The culmination of over 200 interviews and almost a decade of research, Shields (How Literature Saved My Life) and Salerno, director of the documentary accompanying the book, offer an oral history, effectively blended with narrative and analysis of the iconic writer and his body of work. In lesser hands, this approach could quickly spiral out of control, but Shields and Salerno keep the story on track. Granted, many mileposts and lore—such as Salinger's predilection for young girls or Catcher in the Rye's influence on high-profile assassinations—will not be all that revelatory but the authors' impressive collection of first-person accounts by those who were there gives readers greater insight into the writer and his place in the world. Literary snippets, such as "I'm Crazy," a short story Salinger wrote in Europe that was the first story narrated by Holden Caulfield, and asides—"Jesus, he has a helluva talent," Hemingway is reported to have said of Salinger—combined with a number of photos will make this a must-read for fans of the celebrated author. Photos. (Sept.)
Washington Post
"Positively thick with previously unreleased photos, interviews, and correspondence."
Entertainment Weekly
"The reminiscences are layered with a stunning array of primary material. . . . Taken as a whole—the memories, the documents, the pictures—the book feels as close as we'll ever get to being inside Salinger's head."
Los Angeles Times
"Salinger gets the goods on an author's reclusive life. . . . It strips away the sheen of his exceptionalism, trading in his genius for something much more real."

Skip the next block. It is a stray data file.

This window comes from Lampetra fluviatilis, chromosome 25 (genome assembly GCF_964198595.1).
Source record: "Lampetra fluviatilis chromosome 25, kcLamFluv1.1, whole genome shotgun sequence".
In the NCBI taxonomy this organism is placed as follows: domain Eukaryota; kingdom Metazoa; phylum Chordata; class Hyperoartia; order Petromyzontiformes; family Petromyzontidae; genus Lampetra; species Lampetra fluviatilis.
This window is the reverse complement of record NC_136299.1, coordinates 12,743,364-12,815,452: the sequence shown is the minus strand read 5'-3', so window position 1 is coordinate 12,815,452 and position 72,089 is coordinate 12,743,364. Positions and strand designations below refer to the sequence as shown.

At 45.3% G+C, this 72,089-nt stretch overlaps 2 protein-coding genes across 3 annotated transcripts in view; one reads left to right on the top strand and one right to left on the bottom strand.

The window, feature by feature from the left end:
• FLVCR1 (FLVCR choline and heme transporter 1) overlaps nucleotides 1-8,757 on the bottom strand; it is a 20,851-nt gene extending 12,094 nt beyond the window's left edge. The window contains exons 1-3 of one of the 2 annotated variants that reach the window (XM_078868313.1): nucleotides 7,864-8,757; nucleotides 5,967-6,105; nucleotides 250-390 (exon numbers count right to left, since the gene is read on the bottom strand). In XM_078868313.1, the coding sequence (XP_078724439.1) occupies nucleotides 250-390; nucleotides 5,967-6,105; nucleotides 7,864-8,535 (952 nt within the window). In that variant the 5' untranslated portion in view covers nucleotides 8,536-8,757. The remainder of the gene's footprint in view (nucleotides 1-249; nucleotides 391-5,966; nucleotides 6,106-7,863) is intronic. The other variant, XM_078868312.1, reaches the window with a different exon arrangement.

"An explosive new biography."
Denver Post
"An exhaustively detailed portrait of the famously reclusive novelist."
USA Today (3.5 out of 4 stars)
“Eloquently written and exhaustively reported . . . Salinger is an unmitigated success. . . . Shields and Salerno have struck journalistic gold. Salinger is a revelation, and offers the most complete picture of an American icon, a man deified by silence, haunted by war, frustrated in love—and more frail and human than he ever wanted the world to know. . . . A startlingly revealing story.”
The Washington Post
Salinger is the thorny, complicated portrait that its thorny, complicated subject deserves. . . . The book offers the most complete rendering yet of Salinger’s World War II service, the transformative trauma that began with the D-Day invasion and carried through the horrific Battle of Hürtgen Forest and the liberation of a Dachau subcamp.”
The Wall Street Journal
“Engrossing . . . There are fascinating and unique accounts that get to the heart of Salinger. . . . The freshest material comes from Salinger’s letters, which bring his own voice, often adolescent-sounding, into the commentary. Previous biographers didn’t have access to much of this material.”
The Daily Beast
“Juicy . . . Salinger is full of fascinating revelations. . . . The most extensive portrait yet of a writer who spent nearly sixty years doing everything in his power to avoid precisely this kind of exposure.”
Brain Pickings - Maria Popova
“Unprecedented . . . A masterwork . . . An exquisitely researched and beautifully engineered piece of storytelling about one of modern history’s most enigmatic personas.”
Salon - Laura Miller
“Refreshingly frank about [Salinger’s] many shortcomings and how they might have affected his work . . . Salinger amply documents the author’s youthful arrogance and selfishness, his infatuation with his own cleverness and his inability to see the world from the perspective of anyone who wasn’t a lot like himself.”
Time - Lev Grossman
“Vivid . . . There are riches here . . . [Salinger] presents a decade’s worth of genuinely valuable research . . . Salinger doesn’t excuse its subject’s personal failings, but it helps explain them: in his fiction, Salinger had a chance to be the good, untraumatized man he couldn’t be in real life.”
Sunday Times (London) - John Walsh
“A stupendous work . . . I predict with the utmost confidence that, after this, the world will not need another Salinger biography.”
Kirkus Reviews
★ 2013-10-01